Editorial: It’s another election year


She’s not up for re-election until 2016, but three-term St Johns County Commissioner, Cyndi Stevenson is certainly peddling the County Administrator’s Kool Aid.

Every year Doug Timms office prepares a budget, and then Michael Wanchick blesses it and presents it to the Board of County Commissioners who must approve it — or not. They usually do. The voters and taxpayers usually do not.

It seems to get worse every year, but it can be particularly gruesome during an election year; what I like to call “silly season”. Rest assured that every candidate for District 2 and District 4 will have an opinion about how the budget should be reduced … that is, except the incumbents.

It seems like after they are elected, they decide it is easier, or safer, to just approve whatever Wanchick’s office pumps out; after all, next year’s budget is already in the can, and any changes, more than very cosmetic ones, aren’t likely to pass without strong staff opposition.

Cyndi Stevenson, who this publication’s editorial board has endorsed during each of her three campaigns, is usually just as critical of the budget, until she gets comfortable with the numbers, regardless of how far along the staff is with preparing it. We expected that from her because she is a certified public accountant in real life and probably best qualified of all the commissioners to audit the process.

That said, I’m scratching my head, because all my hair is gone, and I’m trying to piece together in my mind why she is coming out with an early recommendation in a Jacksonville newspaper in support of creating a one-cent increase in the sales tax; giving the county more money to spend — or, as has been the case in recent years, to borrow against.

Our editorial philosophy is and has always been conservative. Cyndi is an elected member of the Republican Executive Committee and so am I, which is why I am puzzled that her solution to spending more money than she has cash to cover is to raise taxes instead of cut spending. Oh, that’s right, we’ll lose the “quality of life” here in St Johns County that we have become so accustomed to. I’m calling “bullshit” on that excuse.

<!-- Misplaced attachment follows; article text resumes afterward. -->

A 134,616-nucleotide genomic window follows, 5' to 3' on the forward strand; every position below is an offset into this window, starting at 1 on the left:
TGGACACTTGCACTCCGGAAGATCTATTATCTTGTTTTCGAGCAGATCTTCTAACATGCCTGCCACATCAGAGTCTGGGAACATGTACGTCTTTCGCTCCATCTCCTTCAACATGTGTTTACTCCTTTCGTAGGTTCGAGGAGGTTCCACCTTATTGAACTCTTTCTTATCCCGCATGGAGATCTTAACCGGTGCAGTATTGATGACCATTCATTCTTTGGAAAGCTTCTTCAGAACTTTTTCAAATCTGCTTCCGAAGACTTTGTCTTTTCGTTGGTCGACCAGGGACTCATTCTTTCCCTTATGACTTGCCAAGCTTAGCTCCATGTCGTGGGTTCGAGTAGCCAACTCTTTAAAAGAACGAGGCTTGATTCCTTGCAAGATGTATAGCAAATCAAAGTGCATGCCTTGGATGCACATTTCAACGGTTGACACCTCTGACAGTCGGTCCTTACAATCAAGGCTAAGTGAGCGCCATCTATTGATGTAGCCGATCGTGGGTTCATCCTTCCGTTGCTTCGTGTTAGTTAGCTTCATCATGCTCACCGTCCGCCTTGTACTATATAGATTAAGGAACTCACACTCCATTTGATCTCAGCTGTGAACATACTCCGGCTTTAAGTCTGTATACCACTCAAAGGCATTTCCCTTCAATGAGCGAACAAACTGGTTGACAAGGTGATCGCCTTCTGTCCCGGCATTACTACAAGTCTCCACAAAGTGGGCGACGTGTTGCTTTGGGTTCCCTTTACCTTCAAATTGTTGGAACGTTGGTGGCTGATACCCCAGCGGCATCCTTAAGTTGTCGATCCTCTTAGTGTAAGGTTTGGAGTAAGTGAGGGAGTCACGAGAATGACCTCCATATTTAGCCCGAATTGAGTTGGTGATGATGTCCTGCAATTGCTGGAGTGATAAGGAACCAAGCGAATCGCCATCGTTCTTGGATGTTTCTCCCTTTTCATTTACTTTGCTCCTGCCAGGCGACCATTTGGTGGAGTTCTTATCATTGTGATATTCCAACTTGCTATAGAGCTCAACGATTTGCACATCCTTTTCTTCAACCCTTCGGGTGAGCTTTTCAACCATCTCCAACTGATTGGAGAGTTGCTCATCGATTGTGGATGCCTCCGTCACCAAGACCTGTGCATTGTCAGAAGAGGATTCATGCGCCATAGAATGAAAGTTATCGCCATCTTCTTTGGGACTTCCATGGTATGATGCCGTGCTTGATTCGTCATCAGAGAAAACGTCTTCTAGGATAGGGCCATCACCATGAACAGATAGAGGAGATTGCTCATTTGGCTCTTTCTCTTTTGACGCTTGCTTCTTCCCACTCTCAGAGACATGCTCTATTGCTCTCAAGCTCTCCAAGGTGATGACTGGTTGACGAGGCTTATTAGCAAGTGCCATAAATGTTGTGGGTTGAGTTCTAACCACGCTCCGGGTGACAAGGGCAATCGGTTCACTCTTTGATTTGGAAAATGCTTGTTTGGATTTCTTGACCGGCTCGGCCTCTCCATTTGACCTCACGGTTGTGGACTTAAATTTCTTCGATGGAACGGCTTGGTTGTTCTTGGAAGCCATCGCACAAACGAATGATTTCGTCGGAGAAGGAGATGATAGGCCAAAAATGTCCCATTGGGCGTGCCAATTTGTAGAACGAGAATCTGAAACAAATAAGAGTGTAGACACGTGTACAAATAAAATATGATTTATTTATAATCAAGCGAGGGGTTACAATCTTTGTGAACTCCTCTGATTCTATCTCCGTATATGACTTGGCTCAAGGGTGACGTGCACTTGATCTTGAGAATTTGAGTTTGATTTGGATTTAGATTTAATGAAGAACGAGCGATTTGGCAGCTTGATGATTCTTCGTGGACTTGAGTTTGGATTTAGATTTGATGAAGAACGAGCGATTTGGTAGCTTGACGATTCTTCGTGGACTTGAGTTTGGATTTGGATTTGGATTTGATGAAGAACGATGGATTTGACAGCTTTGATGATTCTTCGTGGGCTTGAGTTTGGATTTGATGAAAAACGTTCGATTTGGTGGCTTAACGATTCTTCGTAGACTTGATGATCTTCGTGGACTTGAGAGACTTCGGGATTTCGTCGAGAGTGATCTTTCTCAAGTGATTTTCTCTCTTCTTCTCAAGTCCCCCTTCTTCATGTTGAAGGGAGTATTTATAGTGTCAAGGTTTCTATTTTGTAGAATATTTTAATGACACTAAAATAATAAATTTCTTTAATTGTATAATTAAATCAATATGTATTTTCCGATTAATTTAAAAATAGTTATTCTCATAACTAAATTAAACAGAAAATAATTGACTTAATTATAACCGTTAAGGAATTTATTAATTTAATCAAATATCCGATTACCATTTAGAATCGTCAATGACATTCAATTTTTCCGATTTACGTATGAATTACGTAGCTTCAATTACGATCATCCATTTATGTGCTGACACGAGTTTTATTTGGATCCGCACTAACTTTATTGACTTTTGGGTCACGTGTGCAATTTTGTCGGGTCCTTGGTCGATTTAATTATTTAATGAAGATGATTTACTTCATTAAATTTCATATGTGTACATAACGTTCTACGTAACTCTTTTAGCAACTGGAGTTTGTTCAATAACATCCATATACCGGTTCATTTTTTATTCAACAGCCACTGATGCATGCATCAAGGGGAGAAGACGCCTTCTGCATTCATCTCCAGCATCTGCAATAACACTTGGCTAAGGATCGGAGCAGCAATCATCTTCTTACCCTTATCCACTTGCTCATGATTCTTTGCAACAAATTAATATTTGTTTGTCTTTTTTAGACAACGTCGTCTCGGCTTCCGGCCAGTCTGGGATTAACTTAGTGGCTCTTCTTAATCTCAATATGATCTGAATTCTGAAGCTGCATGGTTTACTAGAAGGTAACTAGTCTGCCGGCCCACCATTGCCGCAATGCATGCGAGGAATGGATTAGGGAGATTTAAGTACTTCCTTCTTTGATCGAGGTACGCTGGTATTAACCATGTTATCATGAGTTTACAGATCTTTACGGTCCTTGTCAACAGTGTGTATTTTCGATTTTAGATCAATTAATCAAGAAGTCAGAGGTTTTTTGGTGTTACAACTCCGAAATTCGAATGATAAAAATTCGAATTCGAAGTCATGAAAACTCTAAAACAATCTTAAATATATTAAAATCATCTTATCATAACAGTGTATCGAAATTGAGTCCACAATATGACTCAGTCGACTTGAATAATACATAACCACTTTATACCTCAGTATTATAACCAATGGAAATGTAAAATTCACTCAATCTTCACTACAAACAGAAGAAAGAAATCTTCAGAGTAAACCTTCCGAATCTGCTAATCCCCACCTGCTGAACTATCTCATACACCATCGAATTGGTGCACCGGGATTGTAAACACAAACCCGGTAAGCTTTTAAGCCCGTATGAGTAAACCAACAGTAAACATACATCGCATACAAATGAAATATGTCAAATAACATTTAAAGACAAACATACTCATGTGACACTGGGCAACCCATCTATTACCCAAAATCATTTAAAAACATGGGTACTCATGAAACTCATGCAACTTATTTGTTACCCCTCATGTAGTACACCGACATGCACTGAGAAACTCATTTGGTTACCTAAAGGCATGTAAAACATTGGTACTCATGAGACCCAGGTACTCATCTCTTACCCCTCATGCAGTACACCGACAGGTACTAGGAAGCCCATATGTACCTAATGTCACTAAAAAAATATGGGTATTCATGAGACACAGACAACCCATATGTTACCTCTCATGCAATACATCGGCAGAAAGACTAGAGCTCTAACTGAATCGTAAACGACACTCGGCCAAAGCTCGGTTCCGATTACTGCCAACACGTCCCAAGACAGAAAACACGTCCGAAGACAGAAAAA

“Because the county began to cut spending and put away reserves to help us weather the economic decline, many residents and businesses are unaware of the county’s funding challenges,” Stevenson wrote in a Guest Column published on the editorial page of the Florida Times Union last week. Interesting comment in light of commission Chairman Jay Morris, who IS running for re-election this year, and who never misses an opportunity to tell anyone who will listen that our reserves are bulging, our credit rating has gone up two points in one year, and the county is as sound as a pound. He even repeated his position at the Republican meeting Thursday night. Is he that unaware of those “funding challenges”, Cyndi?

“The county has been cutting spending and doing more with less for more than six years,” Stevenson wrote. If that is true, why have property taxes remained at disturbing levels?

“While we continue to find ways to serve citizens better and more cost-effectively, it is clear at this point that we cannot cut our way out of this deficit without impacting service levels.” I guess you can’t spook people without a boogeyman — the sheriff’s office and fire department always threaten to cut patrolmen and firemen on the trucks, but you are going for service levels. Nice choice. A deficit exists when you spend more money than you have to spend. I’m not a certified public accountant, but I don’t need one to explain that to me.

Wasn’t it Ronald Reagan who pointed out that the funding challenges you are seeing are not because we have too few taxes, but because we have too much spending? Here’s a suggestion. When you get the six-figure bill for the losses in operating the county-owned golf course, cut THAT, and pay the overdue maintenance that has simply been “deferred”.

Stevenson closed by saying, “This subject is too important to fall victim to another round of election year politics. To me, the choice is clear: St. Johns County is the best place in Florida to live, work and play. It is worth a penny in sales taxes to keep it that way.”

And let me close by saying our editorial board has made it clear to me that we will not endorse or recommend any candidate who supports adding new taxes, increasing existing taxes, or any other cockamamie scheme that doesn’t have at its core a reduction in government spending.